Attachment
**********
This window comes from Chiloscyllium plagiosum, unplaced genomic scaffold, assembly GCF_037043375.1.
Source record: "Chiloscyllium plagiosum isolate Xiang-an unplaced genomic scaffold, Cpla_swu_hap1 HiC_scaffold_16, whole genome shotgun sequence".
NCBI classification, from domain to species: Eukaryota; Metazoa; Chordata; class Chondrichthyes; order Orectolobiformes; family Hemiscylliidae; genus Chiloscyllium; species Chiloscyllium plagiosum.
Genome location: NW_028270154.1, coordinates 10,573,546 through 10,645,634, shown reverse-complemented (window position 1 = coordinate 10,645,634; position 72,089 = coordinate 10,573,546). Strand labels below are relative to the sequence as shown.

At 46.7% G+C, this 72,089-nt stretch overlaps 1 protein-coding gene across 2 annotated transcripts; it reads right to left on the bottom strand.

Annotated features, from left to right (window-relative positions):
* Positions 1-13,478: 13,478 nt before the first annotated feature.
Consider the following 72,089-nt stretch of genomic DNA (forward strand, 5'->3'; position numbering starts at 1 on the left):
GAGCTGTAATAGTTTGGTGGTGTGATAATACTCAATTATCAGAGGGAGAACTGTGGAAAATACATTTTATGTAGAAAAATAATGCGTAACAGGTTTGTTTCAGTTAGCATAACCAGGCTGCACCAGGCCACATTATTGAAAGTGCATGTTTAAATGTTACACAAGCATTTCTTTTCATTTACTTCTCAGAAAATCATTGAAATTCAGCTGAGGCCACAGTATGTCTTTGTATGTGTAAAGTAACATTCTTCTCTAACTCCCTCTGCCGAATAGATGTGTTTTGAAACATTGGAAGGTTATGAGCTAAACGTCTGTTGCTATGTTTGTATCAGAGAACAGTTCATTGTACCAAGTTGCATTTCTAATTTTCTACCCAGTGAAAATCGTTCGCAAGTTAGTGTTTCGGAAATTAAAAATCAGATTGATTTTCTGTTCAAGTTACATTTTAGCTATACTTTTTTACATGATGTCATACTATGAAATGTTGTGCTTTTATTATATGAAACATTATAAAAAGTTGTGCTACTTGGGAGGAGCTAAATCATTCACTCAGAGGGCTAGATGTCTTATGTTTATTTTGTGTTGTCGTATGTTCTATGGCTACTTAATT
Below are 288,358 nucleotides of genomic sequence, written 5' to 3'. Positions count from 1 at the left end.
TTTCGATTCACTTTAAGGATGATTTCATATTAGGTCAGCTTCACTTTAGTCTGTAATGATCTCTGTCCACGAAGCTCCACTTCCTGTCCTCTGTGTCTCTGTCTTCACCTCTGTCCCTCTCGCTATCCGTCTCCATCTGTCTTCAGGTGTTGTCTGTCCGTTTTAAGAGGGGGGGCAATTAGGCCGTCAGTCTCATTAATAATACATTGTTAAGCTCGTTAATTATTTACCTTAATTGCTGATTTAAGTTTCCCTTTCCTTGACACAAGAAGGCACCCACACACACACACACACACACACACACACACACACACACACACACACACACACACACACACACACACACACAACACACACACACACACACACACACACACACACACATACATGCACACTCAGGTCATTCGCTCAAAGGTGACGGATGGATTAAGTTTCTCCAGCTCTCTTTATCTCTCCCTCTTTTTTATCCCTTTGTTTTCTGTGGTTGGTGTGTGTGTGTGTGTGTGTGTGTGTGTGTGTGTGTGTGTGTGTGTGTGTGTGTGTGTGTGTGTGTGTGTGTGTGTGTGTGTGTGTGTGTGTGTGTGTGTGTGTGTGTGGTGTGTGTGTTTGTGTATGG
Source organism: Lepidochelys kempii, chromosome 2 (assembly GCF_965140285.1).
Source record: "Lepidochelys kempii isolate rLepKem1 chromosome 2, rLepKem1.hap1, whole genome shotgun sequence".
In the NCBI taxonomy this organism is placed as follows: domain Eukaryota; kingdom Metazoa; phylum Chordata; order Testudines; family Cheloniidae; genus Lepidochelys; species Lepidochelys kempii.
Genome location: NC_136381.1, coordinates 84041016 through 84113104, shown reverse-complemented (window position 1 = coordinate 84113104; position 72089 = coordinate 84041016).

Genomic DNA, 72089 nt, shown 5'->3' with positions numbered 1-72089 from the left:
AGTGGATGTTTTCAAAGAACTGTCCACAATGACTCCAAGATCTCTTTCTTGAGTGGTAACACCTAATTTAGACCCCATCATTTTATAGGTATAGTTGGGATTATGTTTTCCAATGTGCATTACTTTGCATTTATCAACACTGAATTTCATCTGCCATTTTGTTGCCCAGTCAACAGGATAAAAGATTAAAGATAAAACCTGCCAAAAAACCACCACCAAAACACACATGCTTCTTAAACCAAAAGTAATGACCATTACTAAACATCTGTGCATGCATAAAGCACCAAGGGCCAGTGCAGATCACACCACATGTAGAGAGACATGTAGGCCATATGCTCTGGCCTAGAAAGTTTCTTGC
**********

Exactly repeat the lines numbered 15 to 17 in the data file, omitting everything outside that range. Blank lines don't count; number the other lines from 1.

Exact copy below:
Genome location: NC_136381.1, coordinates 84041016 through 84113104, shown reverse-complemented (window position 1 = coordinate 84113104; position 72089 = coordinate 84041016).

Genomic DNA, 72089 nt, shown 5'->3' with positions numbered 1-72089 from the left:
AGTGGATGTTTTCAAAGAACTGTCCACAATGACTCCAAGATCTCTTTCTTGAGTGGTAACACCTAATTTAGACCCCATCATTTTATAGGTATAGTTGGGATTATGTTTTCCAATGTGCATTACTTTGCATTTATCAACACTGAATTTCATCTGCCATTTTGTTGCCCAGTCAACAGGATAAAAGATTAAAGATAAAACCTGCCAAAAAACCACCACCAAAACACACATGCTTCTTAAACCAAAAGTAATGACCATTACTAAACATCTGTGCATGCATAAAGCACCAAGGGCCAGTGCAGATCACACCACATGTAGAGAGACATGTAGGCCATATGCTCTGGCCTAGAAAGTTTCTTGC